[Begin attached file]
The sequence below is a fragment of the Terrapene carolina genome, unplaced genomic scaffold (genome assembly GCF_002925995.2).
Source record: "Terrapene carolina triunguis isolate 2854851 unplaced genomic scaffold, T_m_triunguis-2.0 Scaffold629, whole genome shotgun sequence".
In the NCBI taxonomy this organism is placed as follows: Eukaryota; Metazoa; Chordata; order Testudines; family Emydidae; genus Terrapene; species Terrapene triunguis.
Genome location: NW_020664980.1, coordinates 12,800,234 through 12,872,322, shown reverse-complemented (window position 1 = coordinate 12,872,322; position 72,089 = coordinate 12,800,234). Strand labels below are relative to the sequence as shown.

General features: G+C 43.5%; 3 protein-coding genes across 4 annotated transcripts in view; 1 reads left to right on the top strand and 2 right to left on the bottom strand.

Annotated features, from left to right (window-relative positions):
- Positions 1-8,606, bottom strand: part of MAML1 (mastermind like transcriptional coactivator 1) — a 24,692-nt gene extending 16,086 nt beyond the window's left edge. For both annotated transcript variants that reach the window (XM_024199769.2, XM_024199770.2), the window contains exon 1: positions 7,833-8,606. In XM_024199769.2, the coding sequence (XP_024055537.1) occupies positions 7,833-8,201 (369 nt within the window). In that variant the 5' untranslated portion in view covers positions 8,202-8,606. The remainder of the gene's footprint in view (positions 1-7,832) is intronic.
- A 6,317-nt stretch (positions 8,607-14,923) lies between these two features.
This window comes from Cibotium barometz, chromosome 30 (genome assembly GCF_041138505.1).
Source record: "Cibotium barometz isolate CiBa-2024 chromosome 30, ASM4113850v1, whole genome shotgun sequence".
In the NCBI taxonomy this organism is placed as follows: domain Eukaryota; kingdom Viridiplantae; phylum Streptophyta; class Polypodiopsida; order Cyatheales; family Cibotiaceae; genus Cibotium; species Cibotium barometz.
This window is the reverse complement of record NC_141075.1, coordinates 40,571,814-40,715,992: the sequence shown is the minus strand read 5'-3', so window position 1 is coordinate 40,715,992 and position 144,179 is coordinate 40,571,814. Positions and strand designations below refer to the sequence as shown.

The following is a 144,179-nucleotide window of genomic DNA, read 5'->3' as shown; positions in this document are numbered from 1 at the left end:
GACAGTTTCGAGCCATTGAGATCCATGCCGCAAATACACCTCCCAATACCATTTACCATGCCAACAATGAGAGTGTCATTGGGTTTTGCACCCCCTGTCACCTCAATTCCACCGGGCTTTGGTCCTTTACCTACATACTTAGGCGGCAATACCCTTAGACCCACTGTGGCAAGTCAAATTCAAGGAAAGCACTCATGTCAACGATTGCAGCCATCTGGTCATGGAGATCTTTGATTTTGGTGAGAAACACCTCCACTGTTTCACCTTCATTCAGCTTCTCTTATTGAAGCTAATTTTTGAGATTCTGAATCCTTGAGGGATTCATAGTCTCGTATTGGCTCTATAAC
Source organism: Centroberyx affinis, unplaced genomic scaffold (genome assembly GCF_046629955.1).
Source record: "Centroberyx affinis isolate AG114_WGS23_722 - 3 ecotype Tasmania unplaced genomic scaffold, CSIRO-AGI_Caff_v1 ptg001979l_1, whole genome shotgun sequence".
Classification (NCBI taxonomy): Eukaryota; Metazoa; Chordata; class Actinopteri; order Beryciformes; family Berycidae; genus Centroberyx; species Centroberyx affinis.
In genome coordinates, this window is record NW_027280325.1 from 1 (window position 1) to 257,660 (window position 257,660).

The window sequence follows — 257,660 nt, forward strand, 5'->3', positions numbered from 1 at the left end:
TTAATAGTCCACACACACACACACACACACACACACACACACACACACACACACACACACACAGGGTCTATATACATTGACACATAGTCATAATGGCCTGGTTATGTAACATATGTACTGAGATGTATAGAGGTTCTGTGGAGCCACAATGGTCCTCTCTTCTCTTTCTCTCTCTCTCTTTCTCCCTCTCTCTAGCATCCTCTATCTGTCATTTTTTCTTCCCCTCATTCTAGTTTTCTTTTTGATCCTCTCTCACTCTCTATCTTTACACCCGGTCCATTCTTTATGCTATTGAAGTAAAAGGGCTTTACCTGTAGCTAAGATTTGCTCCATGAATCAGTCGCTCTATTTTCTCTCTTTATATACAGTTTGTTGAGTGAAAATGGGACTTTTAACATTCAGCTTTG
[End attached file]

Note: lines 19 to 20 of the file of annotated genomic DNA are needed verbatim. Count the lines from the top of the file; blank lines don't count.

The window sequence follows — 257,660 nt, forward strand, 5'->3', positions numbered from 1 at the left end:
TTAATAGTCCACACACACACACACACACACACACACACACACACACACACACACACACACACAGGGTCTATATACATTGACACATAGTCATAATGGCCTGGTTATGTAACATATGTACTGAGATGTATAGAGGTTCTGTGGAGCCACAATGGTCCTCTCTTCTCTTTCTCTCTCTCTCTTTCTCCCTCTCTCTAGCATCCTCTATCTGTCATTTTTTCTTCCCCTCATTCTAGTTTTCTTTTTGATCCTCTCTCACTCTCTATCTTTACACCCGGTCCATTCTTTATGCTATTGAAGTAAAAGGGCTTTACCTGTAGCTAAGATTTGCTCCATGAATCAGTCGCTCTATTTTCTCTCTTTATATACAGTTTGTTGAGTGAAAATGGGACTTTTAACATTCAGCTTTG